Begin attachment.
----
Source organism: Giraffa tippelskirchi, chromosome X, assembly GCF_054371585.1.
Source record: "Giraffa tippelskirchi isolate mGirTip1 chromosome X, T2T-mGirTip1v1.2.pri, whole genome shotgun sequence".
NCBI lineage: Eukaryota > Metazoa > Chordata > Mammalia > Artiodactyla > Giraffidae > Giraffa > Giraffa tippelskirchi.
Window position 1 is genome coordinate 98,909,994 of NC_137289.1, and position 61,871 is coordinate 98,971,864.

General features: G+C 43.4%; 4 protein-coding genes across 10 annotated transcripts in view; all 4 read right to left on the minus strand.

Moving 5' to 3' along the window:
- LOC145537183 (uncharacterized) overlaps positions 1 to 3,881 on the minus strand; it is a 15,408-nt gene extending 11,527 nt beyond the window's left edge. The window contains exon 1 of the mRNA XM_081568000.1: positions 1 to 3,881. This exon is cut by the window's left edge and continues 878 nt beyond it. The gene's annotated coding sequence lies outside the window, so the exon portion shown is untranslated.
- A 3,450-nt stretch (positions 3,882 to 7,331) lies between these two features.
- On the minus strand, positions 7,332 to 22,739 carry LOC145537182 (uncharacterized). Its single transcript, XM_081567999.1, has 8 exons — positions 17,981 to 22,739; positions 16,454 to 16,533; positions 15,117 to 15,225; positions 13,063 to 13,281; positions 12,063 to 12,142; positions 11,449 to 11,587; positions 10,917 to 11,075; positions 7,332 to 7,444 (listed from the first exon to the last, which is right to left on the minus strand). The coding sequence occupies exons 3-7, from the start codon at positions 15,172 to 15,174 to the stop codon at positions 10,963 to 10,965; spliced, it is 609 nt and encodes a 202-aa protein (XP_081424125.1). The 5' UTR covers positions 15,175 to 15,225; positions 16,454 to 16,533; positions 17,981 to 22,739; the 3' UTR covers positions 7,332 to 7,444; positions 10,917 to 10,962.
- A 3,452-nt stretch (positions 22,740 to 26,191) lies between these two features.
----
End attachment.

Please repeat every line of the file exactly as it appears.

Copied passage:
Source organism: Giraffa tippelskirchi, chromosome X, assembly GCF_054371585.1.
Source record: "Giraffa tippelskirchi isolate mGirTip1 chromosome X, T2T-mGirTip1v1.2.pri, whole genome shotgun sequence".
NCBI lineage: Eukaryota > Metazoa > Chordata > Mammalia > Artiodactyla > Giraffidae > Giraffa > Giraffa tippelskirchi.
Window position 1 is genome coordinate 98,909,994 of NC_137289.1, and position 61,871 is coordinate 98,971,864.

General features: G+C 43.4%; 4 protein-coding genes across 10 annotated transcripts in view; all 4 read right to left on the minus strand.

Moving 5' to 3' along the window:
- LOC145537183 (uncharacterized) overlaps positions 1 to 3,881 on the minus strand; it is a 15,408-nt gene extending 11,527 nt beyond the window's left edge. The window contains exon 1 of the mRNA XM_081568000.1: positions 1 to 3,881. This exon is cut by the window's left edge and continues 878 nt beyond it. The gene's annotated coding sequence lies outside the window, so the exon portion shown is untranslated.
- A 3,450-nt stretch (positions 3,882 to 7,331) lies between these two features.
- On the minus strand, positions 7,332 to 22,739 carry LOC145537182 (uncharacterized). Its single transcript, XM_081567999.1, has 8 exons — positions 17,981 to 22,739; positions 16,454 to 16,533; positions 15,117 to 15,225; positions 13,063 to 13,281; positions 12,063 to 12,142; positions 11,449 to 11,587; positions 10,917 to 11,075; positions 7,332 to 7,444 (listed from the first exon to the last, which is right to left on the minus strand). The coding sequence occupies exons 3-7, from the start codon at positions 15,172 to 15,174 to the stop codon at positions 10,963 to 10,965; spliced, it is 609 nt and encodes a 202-aa protein (XP_081424125.1). The 5' UTR covers positions 15,175 to 15,225; positions 16,454 to 16,533; positions 17,981 to 22,739; the 3' UTR covers positions 7,332 to 7,444; positions 10,917 to 10,962.
- A 3,452-nt stretch (positions 22,740 to 26,191) lies between these two features.